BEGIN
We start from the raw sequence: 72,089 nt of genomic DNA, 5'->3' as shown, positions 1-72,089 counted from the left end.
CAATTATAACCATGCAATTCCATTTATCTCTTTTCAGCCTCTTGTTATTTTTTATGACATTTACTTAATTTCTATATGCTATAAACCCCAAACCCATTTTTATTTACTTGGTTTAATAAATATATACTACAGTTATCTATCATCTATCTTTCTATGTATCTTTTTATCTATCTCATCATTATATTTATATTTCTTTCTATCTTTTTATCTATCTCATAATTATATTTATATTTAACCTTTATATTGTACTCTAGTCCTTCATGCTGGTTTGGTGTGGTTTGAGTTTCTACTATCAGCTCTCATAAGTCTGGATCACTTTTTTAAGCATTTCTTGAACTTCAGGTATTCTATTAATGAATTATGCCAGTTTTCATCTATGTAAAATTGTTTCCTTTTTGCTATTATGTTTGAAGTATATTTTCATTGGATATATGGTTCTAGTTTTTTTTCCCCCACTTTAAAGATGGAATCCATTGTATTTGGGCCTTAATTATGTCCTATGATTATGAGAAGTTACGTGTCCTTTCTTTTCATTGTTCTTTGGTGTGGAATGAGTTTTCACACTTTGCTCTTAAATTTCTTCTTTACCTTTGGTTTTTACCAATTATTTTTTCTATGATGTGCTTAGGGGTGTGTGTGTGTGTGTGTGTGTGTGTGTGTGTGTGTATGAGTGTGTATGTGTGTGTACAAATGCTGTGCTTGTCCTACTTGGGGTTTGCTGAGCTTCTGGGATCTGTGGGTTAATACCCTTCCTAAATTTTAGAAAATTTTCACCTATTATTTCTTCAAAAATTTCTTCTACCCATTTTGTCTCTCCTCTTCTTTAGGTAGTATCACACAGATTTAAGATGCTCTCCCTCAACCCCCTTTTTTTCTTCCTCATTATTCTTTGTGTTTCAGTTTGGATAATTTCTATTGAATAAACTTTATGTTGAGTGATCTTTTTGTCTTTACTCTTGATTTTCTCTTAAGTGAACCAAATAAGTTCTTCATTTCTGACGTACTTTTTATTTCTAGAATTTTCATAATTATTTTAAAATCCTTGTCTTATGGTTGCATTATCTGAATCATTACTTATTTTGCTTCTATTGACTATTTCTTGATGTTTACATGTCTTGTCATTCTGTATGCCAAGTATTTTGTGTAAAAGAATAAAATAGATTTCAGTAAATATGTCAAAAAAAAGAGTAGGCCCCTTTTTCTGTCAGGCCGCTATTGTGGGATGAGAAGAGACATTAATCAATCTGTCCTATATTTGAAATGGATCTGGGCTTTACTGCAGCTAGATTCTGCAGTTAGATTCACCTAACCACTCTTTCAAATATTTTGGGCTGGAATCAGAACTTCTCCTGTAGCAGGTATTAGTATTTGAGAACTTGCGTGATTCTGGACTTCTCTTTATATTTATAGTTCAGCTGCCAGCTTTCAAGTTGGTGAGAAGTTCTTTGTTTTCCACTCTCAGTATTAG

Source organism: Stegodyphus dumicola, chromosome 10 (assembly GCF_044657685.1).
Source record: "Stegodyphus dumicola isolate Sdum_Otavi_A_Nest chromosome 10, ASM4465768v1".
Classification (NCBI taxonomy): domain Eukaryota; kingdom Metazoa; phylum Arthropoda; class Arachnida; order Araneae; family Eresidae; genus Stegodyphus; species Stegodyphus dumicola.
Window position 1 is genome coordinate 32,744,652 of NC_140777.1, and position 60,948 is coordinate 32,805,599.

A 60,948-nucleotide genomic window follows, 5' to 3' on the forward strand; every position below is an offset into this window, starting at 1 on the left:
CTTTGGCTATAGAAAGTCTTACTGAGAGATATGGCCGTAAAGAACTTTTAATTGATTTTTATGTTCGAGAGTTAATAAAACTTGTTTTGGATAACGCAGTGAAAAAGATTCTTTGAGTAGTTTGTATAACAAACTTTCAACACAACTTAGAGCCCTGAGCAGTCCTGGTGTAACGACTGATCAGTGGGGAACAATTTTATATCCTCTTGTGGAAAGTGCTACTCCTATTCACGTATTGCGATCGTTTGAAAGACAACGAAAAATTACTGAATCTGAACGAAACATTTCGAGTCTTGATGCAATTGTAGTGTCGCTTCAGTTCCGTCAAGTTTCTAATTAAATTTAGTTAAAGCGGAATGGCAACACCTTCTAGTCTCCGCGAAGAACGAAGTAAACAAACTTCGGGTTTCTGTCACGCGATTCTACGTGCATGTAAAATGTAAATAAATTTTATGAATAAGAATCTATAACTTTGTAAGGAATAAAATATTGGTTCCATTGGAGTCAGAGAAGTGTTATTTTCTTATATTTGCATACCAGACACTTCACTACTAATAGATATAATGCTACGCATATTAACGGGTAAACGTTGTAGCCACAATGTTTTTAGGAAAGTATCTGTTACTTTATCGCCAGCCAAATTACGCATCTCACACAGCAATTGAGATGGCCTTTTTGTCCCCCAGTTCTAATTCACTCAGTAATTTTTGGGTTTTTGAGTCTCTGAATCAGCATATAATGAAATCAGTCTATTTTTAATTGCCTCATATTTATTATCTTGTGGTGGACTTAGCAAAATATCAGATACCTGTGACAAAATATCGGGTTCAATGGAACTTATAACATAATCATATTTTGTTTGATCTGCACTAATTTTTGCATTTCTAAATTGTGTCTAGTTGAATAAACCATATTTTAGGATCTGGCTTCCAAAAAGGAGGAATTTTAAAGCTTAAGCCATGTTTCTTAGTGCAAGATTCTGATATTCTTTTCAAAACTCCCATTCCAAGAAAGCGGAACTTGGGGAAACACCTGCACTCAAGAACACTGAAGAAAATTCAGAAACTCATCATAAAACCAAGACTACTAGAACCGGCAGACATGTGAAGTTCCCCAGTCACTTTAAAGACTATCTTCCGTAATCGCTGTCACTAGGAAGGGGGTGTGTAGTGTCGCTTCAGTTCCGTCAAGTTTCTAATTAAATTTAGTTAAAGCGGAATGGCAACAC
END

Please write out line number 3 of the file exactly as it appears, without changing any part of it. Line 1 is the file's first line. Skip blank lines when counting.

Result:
Source organism: Stegodyphus dumicola, chromosome 10 (assembly GCF_044657685.1).